JONESBORO, AR (KAIT) - Educators held a press conference Tuesday to teach the community about the need for preschool.
Community leaders filed into the Jonesboro Pre-K Center Tuesday morning to listen to speakers talk about the importance of a high quality pre-K education.
But the press conference was more than educational.
Representatives appealed to audience members to get behind and support pre-K education before it dwindles away.
"Pre-K is not part of the K through 12 funding," Director of the Jonesboro Pre-K Center Diane Roush said. "So, we're funding on our own. We could not live without all of our grants. For example, the High Quality Grant is for two years. After that, they'll have to apply again for the federal money. If they do not get that federal money, then there goes our Pre-K North with 100 students."
The Jonesboro Pre-K Center, located on Flint Street, currently has 295 students.
The new Pre-K North has a waiting list of around 40 students waiting to get in.
"We learned through Arkansas State University through brain research that when your 3 and 4, that you have windows of opportunity open," Roush said. "If you do not learn your math and literacy skills during that time you lose it. So, it's important that we teach 3, 4 and 5 year olds about A, B, C's and letters and numbers."
The level of poverty also makes a huge difference in the number of children that need that pre-K education.
According to Arkansas Advocates for Children and Families, the importance of pre-K rises as the number of children living in poverty goes up.
"When we hear about Arkansas moving forward with Pre-K education and early childhood and then we face a cut that is like talking out of both sides of your mouth," Roush said. "And I think that in Arkansas, with our poverty rate. You know poverty students, they don't hear as many words at home. They don't do as many activities at home. Arkansas has a high poverty rate."
In Arkansas, that is 29% of the children.
Pre-K enables those low-income children to start school on grade level with their peers.
Superintendent of Jonesboro School District Dr. Kim Wilbanks said the lack of guaranteed funding for such a necessary program is shocking.
"What I think was most important in this meeting is the jeopardy of funding for quality pre-K," Wilbanks said. "We know research very specifically says for a student to be successful, that success is so increased when they've been a part of a quality pre-K program. Yet in our state we don't always ensure that every student has that opportunity because the funding does not provide for every 4 year old to be in a quality pre-K program."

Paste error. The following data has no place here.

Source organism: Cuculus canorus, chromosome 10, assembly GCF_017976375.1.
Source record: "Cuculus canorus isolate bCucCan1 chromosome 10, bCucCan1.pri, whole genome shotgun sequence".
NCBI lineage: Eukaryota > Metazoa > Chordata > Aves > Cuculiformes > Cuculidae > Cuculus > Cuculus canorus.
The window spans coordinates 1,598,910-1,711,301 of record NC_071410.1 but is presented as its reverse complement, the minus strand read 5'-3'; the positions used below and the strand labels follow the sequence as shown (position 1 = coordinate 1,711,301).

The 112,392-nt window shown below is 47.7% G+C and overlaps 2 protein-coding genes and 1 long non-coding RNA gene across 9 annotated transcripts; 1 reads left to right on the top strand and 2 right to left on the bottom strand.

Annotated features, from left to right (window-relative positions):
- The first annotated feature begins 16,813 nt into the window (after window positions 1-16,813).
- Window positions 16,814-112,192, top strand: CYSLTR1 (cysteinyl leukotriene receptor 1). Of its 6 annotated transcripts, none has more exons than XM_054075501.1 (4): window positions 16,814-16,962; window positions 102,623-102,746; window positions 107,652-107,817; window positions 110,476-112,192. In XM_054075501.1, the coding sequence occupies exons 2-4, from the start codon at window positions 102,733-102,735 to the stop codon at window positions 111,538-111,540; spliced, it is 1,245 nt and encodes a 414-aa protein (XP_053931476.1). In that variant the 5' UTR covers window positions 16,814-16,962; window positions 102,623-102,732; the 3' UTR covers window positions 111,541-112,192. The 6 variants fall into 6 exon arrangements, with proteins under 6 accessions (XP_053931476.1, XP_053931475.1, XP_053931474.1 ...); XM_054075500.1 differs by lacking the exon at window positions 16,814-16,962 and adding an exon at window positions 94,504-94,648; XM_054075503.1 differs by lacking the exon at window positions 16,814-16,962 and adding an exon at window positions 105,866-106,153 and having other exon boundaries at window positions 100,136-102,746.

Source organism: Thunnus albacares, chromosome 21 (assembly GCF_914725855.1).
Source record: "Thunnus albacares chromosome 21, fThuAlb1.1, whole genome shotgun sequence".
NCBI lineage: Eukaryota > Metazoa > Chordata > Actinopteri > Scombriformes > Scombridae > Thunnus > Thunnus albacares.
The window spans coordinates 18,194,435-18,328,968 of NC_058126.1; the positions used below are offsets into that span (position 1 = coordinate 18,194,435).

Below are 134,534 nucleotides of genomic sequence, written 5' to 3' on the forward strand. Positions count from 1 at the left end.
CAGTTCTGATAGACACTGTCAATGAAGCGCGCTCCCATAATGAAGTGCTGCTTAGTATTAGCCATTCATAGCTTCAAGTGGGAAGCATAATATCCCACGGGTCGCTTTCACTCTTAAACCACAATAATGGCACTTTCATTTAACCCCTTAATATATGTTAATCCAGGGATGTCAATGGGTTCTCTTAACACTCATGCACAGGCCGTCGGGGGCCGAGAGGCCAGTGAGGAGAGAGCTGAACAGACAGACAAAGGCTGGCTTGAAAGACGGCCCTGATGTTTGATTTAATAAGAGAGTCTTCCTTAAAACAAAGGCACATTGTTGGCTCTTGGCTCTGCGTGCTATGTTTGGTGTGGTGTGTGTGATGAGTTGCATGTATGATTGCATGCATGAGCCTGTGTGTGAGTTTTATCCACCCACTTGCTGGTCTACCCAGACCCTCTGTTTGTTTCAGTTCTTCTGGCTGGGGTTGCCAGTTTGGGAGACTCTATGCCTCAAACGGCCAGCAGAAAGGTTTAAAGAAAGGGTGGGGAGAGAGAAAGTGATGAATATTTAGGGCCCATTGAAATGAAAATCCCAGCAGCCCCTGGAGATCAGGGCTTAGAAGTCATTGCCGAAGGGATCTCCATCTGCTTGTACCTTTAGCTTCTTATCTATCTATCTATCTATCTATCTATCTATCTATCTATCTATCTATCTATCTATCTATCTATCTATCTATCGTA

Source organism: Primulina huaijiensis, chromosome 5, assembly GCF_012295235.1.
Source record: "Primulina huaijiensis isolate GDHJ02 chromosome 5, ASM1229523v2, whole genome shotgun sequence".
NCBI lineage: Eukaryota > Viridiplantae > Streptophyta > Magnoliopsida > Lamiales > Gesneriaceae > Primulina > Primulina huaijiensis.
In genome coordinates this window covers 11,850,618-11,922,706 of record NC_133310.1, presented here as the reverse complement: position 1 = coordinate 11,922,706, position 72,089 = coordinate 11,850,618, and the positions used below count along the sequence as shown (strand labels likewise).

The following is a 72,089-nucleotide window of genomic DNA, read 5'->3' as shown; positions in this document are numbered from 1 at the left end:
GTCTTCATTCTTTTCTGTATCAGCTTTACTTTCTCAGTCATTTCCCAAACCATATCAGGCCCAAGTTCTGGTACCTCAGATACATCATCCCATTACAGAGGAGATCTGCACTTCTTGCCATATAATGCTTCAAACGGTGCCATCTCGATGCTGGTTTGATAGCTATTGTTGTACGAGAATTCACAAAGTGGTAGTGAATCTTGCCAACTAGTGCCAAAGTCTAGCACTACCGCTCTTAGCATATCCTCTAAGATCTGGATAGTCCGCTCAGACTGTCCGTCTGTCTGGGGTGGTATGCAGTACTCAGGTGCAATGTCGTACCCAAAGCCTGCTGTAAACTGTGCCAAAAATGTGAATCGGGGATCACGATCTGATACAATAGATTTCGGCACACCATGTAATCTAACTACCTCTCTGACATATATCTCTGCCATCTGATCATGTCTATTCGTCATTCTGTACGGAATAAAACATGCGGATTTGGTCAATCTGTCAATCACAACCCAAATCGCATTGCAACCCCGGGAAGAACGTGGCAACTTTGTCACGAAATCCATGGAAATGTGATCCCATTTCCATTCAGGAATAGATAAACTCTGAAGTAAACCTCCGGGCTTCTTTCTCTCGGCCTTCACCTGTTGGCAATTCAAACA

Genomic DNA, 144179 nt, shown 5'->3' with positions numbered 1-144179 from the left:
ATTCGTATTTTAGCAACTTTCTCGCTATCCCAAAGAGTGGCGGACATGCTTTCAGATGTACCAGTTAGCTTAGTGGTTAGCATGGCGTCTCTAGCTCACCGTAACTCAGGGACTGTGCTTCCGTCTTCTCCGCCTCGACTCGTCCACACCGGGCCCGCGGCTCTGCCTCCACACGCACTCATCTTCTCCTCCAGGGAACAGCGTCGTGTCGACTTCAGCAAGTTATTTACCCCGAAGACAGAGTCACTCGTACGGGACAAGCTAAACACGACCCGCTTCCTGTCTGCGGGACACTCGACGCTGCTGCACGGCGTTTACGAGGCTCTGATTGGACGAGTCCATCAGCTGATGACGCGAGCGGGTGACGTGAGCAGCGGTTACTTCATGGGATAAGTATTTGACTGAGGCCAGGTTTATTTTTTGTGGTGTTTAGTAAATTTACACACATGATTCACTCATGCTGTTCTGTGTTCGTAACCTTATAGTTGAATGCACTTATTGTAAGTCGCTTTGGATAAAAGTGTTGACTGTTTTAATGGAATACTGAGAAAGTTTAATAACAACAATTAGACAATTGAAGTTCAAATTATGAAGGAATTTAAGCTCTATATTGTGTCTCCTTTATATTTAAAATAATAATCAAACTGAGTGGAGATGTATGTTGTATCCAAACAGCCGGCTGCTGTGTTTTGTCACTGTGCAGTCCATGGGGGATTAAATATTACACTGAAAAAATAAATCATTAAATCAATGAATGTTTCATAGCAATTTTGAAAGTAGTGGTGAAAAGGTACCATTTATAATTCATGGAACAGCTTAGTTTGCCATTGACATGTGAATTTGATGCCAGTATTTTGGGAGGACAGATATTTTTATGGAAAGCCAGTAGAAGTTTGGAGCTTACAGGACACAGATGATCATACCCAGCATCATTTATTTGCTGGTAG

Executive Director of Arkansas Advocates for Children and Families Rich Huddleston said the state hasn't helped provide funding for some time now.
"High quality pre-K is so important now to the future education of our kids," Huddleston said. "It's critically important to the state's workforce, to the state's economy, but unfortunately pre-K, in terms of state funding for high quality pre-K since 2008, there's been virtually no new funding for high quality pre-K. And like anything else, if don't keep the quality of the program high over time the results that you get from that aren't going to be as strong as they need to be."
Roush said the public needs to reach out to our legislators.
"We have to talk to our legislators," Roush said. "We have to talk to our Governor. We have to let people know how important it is for the pre-K to be funded."
"We encourage everyone to reach out to their leaders in their community," Huddleston said. "Jonesboro is unique in that the leaders in this community and also the state chamber have made pre-K on the high priority which is great. The next step is to get local leaders to reach out to both the Governor's office, but also to local legislators and tell them how important high quality pre-K is for the kids in this community. Because in the end it's going to be the legislature and it's going to be the Governor who make important decisions about how the state spends its limited resources and tax dollars in terms of the state budget."
Huddleston said they will release a study next month that shows the Arkansas Better Chance Program, the high quality state funded pre-K program, needs $43 million just to maintain its current quality.
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